Practice listening and speaking English for daily communication – Professional Sport in Canada

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Professional Sport in Canada

Canada is a relatively young country, existing as a separate national and political entity only since 1867.

As a result, its sporting traditions are relatively young as well.

Most of the professional teams and leagues in Canada developed only in the last 30 years or so.

However, athletes playing their respective sports for money dates back to the late-nineteenth and early twentieth centuries.  

Canada has six National Hockey League (NHL) teams, eight Canadian Football League (CFL) clubs, two Major League Baseball (MLB) clubs, and one National Basketball Association (NBA) team.

There are also smaller professional soccer and lacrosse leagues in Canada.

It is estimated that professional sports and leagues throughout the country contribute over $600 million in value to the country's econo, and account for over 23,000 jobs. 

Of the professional sports, hockey has the longest history and the greatest cultural influence on Canadians.

The NHL has been in existence since 1917; however, organized professional and amateur leagues existed in Canada long before then.

Many small-town teams competed for local or provincial championships, and had a strong influence on those Canadians who had little access to, or knowledge of, big-city teams in Toronto or Montreal.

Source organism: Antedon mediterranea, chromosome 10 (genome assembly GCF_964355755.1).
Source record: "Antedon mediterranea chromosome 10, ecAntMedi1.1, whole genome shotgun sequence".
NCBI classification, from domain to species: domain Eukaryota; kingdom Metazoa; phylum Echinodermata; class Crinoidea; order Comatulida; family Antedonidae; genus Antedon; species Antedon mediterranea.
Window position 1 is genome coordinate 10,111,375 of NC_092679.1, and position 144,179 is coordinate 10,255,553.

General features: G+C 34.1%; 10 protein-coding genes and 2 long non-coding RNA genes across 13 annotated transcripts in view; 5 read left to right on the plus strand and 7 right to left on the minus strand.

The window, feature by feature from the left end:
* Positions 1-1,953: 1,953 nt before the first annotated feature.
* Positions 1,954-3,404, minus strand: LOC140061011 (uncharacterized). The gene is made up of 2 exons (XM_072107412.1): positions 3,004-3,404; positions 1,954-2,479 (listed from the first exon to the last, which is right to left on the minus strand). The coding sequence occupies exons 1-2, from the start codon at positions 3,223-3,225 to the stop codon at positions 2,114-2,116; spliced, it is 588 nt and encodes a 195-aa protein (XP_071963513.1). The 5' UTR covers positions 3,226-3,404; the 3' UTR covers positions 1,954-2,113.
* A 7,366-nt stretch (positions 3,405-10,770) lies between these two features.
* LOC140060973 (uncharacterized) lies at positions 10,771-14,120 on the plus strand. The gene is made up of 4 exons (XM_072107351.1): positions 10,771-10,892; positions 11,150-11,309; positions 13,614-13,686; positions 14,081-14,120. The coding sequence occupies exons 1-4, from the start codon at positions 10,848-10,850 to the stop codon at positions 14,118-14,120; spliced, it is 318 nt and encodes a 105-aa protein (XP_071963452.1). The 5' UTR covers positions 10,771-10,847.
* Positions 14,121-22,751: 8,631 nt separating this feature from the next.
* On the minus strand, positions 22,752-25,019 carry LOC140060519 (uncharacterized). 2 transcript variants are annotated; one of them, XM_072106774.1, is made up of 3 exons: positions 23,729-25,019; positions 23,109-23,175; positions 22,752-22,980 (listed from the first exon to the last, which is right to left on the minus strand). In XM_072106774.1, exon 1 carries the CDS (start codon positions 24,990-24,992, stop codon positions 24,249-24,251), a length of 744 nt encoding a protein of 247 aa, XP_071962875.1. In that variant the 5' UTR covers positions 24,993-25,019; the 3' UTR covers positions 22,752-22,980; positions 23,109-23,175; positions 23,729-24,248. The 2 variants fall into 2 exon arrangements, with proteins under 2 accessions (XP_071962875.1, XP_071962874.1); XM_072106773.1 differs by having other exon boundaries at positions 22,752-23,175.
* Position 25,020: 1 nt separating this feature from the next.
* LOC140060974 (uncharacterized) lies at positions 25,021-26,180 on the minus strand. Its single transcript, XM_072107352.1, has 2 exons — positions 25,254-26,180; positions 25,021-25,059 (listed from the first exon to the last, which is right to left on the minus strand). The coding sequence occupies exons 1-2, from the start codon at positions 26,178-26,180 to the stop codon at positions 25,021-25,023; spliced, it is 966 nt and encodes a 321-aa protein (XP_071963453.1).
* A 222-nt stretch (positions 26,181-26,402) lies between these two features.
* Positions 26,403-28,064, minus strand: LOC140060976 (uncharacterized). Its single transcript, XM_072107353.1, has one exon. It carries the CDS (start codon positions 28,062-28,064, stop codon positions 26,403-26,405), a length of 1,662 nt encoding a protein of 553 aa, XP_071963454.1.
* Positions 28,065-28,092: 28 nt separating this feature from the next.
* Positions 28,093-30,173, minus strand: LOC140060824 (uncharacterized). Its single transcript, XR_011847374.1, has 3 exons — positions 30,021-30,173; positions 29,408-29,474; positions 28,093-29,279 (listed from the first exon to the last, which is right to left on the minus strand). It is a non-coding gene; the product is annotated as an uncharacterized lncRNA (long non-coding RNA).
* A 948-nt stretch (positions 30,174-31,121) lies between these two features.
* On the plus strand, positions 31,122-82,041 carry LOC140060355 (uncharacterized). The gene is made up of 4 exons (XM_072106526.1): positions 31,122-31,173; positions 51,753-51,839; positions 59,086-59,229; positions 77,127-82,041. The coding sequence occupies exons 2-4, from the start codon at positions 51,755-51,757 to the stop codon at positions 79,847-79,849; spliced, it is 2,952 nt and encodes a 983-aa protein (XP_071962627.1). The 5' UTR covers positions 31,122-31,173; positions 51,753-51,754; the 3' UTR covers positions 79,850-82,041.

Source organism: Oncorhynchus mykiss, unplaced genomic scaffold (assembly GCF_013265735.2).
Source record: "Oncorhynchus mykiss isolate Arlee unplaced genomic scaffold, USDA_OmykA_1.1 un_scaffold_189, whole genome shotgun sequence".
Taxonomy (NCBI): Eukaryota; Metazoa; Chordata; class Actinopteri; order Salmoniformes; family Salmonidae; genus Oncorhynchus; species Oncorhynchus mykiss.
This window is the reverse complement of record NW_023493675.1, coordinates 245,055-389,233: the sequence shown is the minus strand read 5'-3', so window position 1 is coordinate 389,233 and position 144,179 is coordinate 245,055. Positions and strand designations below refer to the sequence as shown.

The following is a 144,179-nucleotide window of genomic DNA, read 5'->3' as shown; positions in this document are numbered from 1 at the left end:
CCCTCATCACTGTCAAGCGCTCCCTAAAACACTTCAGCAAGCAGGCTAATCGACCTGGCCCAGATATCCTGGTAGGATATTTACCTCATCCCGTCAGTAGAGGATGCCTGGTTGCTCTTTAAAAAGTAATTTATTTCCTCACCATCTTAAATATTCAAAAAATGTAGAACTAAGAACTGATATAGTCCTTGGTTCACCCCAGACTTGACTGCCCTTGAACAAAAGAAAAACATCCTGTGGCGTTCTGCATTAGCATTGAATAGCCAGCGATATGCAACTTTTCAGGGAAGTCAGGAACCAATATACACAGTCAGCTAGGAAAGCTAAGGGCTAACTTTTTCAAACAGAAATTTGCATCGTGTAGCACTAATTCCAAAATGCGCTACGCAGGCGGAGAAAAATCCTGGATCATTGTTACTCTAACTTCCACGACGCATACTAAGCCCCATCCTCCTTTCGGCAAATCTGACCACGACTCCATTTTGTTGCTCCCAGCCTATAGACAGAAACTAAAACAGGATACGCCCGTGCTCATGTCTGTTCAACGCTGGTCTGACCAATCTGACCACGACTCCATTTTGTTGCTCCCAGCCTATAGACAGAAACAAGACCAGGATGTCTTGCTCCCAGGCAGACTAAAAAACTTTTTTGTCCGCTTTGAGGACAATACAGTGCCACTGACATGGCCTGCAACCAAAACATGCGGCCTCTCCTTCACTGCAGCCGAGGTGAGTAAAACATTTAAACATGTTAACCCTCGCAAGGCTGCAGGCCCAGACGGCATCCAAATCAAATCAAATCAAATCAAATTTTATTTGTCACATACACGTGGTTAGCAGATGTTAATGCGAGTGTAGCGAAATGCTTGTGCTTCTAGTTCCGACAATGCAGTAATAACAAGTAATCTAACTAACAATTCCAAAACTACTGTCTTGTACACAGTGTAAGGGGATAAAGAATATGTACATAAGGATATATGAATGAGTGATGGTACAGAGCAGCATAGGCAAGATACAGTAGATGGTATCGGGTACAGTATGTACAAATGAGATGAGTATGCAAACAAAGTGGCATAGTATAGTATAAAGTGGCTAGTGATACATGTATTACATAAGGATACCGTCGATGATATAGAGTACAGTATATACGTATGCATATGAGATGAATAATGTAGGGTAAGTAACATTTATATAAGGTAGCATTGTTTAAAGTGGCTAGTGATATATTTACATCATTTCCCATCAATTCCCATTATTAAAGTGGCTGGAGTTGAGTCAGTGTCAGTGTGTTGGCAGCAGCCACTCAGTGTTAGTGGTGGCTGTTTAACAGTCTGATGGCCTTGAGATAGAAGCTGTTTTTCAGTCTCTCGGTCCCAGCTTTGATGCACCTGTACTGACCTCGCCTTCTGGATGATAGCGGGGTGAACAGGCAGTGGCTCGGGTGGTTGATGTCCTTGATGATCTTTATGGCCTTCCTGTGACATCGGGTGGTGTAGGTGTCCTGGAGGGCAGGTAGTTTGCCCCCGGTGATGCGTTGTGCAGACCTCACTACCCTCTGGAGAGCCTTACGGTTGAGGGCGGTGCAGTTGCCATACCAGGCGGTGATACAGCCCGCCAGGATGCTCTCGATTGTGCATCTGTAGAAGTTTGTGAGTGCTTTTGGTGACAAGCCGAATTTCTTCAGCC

In fact, it was not until NHL games were broadcast on the Canadian national radio “Hockey Night in Canada” radio broadcasts that many Canadians had experienced an NHL game.

Indeed, despite the fact that the NHL was considered Canada's most prestigious league, it was not until the advent of television in the 1950s that most Canadians had even seen an NHL game. 

Today, all professional sport in Canada is in one way or another affected by the more powerful American leagues.

In the sports of baseball and basketball, Canada has no professional leagues of its own.

Instead, Canadian teams play in the American-dominated leagues.

These leagues require a large concentrated audience in order to generate revenues for the team and, in turn, the league in general.

As a result, the major team franchises exist in the large urban centres: Toronto, Montreal, and Vancouver.

Even between those cities, the teams are not evenly spread. Probably the most famous teams in the American-dominated leagues are both Toronto teams: the “Blue Jays” in Major League Baseball and the “Raptors” in the National Basketball Association. 

Many Canadians worry that the American dominance of professional sport is a threat to Canadian independence.

As an important component of national culture, sport reflects and reinforces the norms and values of Canada. However, the most sought-after and visible teams in Canada are ones in American-dominated leagues.

Even the National Hockey League-once considered a secure Canadian sports icon-has its corporate offices in New York. Debates about the threat of American-dominated professional sport to Canadian sovereignty will undoubtedly continue in the future.

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